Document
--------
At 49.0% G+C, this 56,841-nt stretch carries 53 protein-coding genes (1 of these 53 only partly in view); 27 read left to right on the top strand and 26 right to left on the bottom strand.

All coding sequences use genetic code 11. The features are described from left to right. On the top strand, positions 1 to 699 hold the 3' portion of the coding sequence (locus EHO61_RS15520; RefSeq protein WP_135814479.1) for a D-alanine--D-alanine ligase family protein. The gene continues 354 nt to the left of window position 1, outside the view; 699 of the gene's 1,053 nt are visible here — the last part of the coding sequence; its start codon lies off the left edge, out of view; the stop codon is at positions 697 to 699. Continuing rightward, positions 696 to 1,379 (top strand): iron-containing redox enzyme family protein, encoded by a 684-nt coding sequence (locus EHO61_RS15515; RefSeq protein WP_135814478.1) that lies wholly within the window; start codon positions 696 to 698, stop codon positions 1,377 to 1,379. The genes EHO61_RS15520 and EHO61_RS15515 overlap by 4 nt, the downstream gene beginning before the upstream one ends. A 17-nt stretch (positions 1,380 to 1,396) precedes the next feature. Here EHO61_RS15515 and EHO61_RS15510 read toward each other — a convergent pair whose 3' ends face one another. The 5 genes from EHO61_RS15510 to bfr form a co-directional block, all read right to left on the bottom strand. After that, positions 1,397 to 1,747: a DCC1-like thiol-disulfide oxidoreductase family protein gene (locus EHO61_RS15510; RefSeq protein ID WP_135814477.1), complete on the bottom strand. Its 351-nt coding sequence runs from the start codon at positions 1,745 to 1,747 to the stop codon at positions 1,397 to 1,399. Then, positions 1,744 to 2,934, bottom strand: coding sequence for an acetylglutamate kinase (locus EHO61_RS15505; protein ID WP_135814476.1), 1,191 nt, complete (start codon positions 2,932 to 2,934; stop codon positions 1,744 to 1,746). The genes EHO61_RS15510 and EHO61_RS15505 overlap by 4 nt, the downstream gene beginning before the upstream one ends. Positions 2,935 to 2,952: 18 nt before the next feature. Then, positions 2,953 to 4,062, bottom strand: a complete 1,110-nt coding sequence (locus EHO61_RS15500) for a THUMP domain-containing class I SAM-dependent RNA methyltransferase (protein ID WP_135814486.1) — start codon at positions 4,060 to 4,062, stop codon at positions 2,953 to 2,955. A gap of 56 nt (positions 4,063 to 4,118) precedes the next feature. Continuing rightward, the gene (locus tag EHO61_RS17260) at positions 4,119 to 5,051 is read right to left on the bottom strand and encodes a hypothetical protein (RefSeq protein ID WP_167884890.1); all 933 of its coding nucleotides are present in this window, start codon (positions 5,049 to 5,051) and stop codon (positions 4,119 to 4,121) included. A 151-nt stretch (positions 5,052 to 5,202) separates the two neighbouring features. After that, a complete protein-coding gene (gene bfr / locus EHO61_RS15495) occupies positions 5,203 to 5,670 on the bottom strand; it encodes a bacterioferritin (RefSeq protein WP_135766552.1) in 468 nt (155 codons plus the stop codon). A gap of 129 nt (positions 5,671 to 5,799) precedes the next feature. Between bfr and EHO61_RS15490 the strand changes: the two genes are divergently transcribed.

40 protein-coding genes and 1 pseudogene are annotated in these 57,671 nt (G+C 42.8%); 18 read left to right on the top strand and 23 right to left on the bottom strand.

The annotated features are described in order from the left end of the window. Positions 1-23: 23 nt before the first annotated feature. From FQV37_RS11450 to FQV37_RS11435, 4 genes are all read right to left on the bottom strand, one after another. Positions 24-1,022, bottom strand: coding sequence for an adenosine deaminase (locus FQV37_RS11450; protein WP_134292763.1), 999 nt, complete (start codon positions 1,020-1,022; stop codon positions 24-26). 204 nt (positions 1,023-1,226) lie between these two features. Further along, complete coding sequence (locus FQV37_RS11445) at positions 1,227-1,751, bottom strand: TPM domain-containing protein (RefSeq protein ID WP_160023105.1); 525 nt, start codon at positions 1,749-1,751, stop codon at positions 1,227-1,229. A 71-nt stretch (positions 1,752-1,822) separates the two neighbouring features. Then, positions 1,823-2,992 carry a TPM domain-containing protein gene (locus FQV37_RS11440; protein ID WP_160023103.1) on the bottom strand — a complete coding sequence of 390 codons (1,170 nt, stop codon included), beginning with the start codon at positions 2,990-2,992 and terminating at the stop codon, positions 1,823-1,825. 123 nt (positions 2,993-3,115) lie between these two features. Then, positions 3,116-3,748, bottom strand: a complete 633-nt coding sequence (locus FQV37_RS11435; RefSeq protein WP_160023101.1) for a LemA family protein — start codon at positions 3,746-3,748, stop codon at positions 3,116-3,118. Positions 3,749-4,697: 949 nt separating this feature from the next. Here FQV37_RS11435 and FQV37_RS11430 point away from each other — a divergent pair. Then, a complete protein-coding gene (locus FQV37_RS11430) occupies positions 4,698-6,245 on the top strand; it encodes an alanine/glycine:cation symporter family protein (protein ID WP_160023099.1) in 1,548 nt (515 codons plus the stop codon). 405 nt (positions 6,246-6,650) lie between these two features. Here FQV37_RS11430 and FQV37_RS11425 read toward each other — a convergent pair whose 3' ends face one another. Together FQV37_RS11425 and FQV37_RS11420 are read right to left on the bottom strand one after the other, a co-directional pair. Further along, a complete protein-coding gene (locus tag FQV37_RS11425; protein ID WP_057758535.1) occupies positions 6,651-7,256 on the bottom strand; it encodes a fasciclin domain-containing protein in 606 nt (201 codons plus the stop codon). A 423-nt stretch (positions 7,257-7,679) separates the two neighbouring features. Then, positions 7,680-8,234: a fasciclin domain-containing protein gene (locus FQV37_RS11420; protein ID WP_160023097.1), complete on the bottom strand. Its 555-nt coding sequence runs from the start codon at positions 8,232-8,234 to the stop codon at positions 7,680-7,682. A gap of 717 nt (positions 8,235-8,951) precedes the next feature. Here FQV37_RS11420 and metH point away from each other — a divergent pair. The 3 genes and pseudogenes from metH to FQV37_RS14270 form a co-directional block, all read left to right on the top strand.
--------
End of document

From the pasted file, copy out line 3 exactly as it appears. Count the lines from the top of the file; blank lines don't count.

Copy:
40 protein-coding genes and 1 pseudogene are annotated in these 57,671 nt (G+C 42.8%); 18 read left to right on the top strand and 23 right to left on the bottom strand.